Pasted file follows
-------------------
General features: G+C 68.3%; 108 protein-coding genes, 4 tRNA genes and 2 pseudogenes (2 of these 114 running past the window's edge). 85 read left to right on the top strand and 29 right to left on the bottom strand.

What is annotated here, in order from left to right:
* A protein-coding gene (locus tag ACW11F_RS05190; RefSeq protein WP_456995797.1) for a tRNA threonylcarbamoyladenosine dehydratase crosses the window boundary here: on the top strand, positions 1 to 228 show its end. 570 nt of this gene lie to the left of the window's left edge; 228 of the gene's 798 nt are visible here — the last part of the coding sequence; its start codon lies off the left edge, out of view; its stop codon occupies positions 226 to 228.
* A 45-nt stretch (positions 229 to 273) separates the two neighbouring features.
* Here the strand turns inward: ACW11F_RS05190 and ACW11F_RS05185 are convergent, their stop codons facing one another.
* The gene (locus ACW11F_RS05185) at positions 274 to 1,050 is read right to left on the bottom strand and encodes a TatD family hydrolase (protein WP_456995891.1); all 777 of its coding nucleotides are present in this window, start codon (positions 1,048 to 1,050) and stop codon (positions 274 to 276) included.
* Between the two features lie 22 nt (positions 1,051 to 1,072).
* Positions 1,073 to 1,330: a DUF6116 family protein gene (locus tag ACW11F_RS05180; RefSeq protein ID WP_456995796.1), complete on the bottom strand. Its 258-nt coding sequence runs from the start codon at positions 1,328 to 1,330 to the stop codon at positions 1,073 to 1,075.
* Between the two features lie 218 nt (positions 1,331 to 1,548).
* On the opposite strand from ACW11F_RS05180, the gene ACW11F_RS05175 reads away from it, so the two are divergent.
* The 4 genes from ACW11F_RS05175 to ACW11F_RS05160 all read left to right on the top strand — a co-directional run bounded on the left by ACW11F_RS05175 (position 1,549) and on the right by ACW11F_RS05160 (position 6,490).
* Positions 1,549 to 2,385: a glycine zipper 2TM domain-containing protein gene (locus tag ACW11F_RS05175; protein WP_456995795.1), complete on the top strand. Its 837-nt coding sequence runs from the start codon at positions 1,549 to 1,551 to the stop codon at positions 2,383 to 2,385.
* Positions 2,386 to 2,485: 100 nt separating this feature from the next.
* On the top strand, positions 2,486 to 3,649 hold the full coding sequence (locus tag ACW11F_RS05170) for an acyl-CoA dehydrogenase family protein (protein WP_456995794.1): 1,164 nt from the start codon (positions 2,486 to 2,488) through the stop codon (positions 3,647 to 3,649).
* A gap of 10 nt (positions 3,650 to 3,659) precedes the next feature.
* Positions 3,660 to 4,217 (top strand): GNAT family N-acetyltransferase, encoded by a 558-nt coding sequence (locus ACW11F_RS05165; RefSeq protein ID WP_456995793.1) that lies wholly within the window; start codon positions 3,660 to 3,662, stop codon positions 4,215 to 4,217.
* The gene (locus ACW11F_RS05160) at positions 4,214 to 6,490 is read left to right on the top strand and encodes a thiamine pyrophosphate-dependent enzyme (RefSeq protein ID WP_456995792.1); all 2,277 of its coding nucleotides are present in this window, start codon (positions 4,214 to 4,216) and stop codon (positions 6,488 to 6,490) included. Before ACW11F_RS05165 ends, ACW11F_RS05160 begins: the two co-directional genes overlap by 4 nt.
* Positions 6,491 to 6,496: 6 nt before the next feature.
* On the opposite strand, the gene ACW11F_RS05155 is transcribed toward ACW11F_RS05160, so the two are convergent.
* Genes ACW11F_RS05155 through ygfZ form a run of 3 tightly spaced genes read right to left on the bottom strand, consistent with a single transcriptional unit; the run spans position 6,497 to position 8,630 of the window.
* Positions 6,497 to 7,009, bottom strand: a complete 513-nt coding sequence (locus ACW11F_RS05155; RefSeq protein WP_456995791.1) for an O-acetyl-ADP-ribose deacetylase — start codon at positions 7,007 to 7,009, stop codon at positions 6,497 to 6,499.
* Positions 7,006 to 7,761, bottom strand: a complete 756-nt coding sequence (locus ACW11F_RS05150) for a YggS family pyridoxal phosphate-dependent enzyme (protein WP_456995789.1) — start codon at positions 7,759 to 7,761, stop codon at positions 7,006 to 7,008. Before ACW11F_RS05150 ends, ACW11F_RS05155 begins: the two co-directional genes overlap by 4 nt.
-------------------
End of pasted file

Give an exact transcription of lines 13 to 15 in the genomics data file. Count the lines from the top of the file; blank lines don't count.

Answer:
* Positions 2,386 to 2,485: 100 nt separating this feature from the next.
* On the top strand, positions 2,486 to 3,649 hold the full coding sequence (locus tag ACW11F_RS05170) for an acyl-CoA dehydrogenase family protein (protein WP_456995794.1): 1,164 nt from the start codon (positions 2,486 to 2,488) through the stop codon (positions 3,647 to 3,649).
* A gap of 10 nt (positions 3,650 to 3,659) precedes the next feature.